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A generic drug is a copy of the brand-name drug with the same dosage, safety, strength, quality, consumption method, performance, and intended use. Before generics become available on the market, the generic company must prove it has the same active ingredients as the brand-name drug and works in the same way and in the same amount of time in the body.
The only differences between generics and their brand-name counterparts is that generics are less expensive and may look slightly different (eg. different shape or color), as trademarks laws prevent a generic from looking exactly like the brand-name drug.
Generics are less expensive because generic manufacturers don't have to invest large sums of money to develop a drug. When the brand-name patent expires, generic companies can manufacture a copy of the brand-name and sell it at a substantial discount.
envoya is a tablet containing a combination of cobicistat, elvitegravir, emtricitabine, and tenofovir. Cobicistat reduces the action of enzymes in your liver that break down certain antiviral medicines. This allows the antiviral medicines to be used more safely and effectively at lower doses. Elvitegravir, emtricitabine and tenofovir are antiviral medicines that prevent human immunodeficiency virus (HIV) from multiplying in your body. HIV can cause acquired immunodeficiency syndrome (AIDS). Genvoya is used to treat HIV in adults and children who are at least 12 years old and who weigh at least 55 pounds (25 kilograms). Genvoya is not a cure for HIV or AIDS.
Take Genvoya exactly as prescribed by your doctor. This medicine is usually taken once per day. Follow all directions on your prescription label and read all medication guides or instruction sheets. Take with food. You will need frequent medical tests. Use all HIV medications as directed. Do not change your dose or stop using a medicine without your doctor's advice. Skipping doses could make your virus resistant to medication. Remain under the care of a doctor. Store in the original container at room temperature, away from moisture and heat. Keep the bottle tightly closed when not in use. If you've had hepatitis B, it may come back or get worse after you stop using Genvoya. You may need liver function tests while using Genvoya and for several months after you stop.
Before taking this medicine Some drugs should not be used with Genvoya. Your treatment plan may change if you also use: alfuzosin; cisapride; oral midazolam, or triazolam; rifampin; sildenafil (Revatio, for treating pulmonary arterial hypertension); St. John's wort; antipsychotic medicine - lurasidone, pimozide; cholesterol medication - lomitapide, lovastatin, simvastatin; >ergot medicine - dihydroergotamine, ergotamine, methylergonovine; or seizure medicine - carbamazepine, phenobarbital, phenytoin. Genvoya is a complete combination treatment and should not be used with other antiviral medications, especially those that contain adefovir, cobicistat, elvitegravir, emtricitabine, lamivudine, ritonavir, or tenofovir: Atripla, Biktarvy, Cimduo, Combivir, Complera, Descovy, Epivir, Epzicom, Evotaz, Hepsera, Kaletra, Norvir, Odefsey, Prezcobix, Symfi, Symtuza, Technivie, Triumeq, Trizivir, Tybost, Viekira, and others.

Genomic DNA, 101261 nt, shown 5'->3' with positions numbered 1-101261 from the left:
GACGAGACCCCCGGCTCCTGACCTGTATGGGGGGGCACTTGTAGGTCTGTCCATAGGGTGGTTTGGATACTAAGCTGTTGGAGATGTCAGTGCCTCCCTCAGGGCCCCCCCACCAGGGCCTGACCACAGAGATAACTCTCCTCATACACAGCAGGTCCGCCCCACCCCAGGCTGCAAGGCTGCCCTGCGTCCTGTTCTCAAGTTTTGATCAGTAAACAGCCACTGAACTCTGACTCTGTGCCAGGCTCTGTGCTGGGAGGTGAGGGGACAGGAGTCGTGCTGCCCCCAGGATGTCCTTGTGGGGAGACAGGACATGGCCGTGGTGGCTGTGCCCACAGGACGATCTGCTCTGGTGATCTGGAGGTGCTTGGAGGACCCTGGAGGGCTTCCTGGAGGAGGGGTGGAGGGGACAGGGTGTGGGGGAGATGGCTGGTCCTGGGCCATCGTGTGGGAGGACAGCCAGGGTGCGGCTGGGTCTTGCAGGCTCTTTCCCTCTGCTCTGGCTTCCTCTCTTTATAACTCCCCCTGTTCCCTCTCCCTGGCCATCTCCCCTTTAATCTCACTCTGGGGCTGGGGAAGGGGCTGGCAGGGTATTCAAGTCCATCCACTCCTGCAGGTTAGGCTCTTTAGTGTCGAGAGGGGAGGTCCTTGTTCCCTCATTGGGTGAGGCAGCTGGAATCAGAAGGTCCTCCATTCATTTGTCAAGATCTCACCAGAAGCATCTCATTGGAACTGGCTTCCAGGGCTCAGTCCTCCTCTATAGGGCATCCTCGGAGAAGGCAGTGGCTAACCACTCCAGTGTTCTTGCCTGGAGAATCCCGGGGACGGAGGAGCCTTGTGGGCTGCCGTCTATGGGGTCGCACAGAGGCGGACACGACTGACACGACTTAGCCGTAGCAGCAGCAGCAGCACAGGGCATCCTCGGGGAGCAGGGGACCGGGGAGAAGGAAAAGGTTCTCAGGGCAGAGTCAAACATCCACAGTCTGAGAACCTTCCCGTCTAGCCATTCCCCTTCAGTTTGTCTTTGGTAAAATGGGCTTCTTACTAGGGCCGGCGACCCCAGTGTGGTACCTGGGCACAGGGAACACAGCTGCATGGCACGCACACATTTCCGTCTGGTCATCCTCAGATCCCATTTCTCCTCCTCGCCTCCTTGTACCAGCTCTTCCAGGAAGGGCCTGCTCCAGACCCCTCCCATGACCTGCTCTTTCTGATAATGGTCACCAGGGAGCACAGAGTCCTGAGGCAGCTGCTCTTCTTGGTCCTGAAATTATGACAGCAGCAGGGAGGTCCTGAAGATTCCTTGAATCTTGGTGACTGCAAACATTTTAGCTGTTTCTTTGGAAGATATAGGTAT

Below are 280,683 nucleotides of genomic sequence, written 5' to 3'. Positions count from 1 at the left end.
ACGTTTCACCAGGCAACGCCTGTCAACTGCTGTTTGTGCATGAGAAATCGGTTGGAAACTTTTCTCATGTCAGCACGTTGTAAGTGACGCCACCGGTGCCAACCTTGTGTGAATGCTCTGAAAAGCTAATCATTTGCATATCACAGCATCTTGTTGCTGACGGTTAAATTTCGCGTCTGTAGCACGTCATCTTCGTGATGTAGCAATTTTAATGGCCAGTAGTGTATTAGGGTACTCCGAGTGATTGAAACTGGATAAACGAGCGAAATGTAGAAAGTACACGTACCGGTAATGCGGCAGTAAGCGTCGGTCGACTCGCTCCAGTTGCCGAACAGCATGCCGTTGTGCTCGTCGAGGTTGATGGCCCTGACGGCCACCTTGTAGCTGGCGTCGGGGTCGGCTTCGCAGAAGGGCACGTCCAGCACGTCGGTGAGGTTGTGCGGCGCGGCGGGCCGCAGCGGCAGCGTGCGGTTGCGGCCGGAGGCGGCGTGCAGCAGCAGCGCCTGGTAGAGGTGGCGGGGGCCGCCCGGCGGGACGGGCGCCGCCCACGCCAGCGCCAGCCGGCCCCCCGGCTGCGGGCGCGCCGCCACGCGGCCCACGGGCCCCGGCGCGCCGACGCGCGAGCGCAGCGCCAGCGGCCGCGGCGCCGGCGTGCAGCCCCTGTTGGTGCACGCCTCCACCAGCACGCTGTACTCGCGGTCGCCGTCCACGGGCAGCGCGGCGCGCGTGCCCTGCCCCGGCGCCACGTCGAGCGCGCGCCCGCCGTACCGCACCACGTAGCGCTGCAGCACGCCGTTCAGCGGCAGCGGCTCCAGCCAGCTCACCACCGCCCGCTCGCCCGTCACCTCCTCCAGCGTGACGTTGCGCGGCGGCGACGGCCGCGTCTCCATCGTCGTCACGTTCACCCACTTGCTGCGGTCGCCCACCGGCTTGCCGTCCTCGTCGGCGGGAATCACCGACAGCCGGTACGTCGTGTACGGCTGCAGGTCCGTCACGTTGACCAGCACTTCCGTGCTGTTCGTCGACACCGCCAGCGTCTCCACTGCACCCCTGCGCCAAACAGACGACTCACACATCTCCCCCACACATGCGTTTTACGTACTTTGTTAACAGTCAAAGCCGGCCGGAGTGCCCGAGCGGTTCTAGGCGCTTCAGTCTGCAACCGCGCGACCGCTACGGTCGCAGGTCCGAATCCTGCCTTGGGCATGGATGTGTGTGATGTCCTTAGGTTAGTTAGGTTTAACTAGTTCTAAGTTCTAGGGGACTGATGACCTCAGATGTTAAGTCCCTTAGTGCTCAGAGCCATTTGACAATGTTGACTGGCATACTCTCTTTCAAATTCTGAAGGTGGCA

Get emergency medical help if you have signs of an allergic reaction to Genvoya: hives; difficult breathing; swelling of your face, lips, tongue, or throat. Call your doctor at once if you have: kidney problems - swelling, urinating less, feeling tired or short of breath; lactic acidosis - unusual muscle pain, trouble breathing, stomach pain, vomiting, irregular heart rate, dizziness, feeling cold, or feeling very weak or tired; or liver problems - nausea, upper stomach pain, loss of appetite, dark urine, clay-colored stools, jaundice (yellowing of the skin or eyes). Antiviral medicine can affect your immune system (even weeks or months after you've used Genvoya). Tell your doctor if you have: signs of a new infection - fever, night sweats, swollen glands, cold sores, cough, wheezing, diarrhea, weight loss; trouble speaking or swallowing, problems with balance or eye movement, weakness or prickly feeling; or swelling in your neck or throat (enlarged thyroid), menstrual changes, impotence. Common Genvoya side effects may include: nausea; or diarrhea. This is not a complete list of side effects and others may occur. Call your doctor for medical advice about side effects. Genvoya side effects (more detail)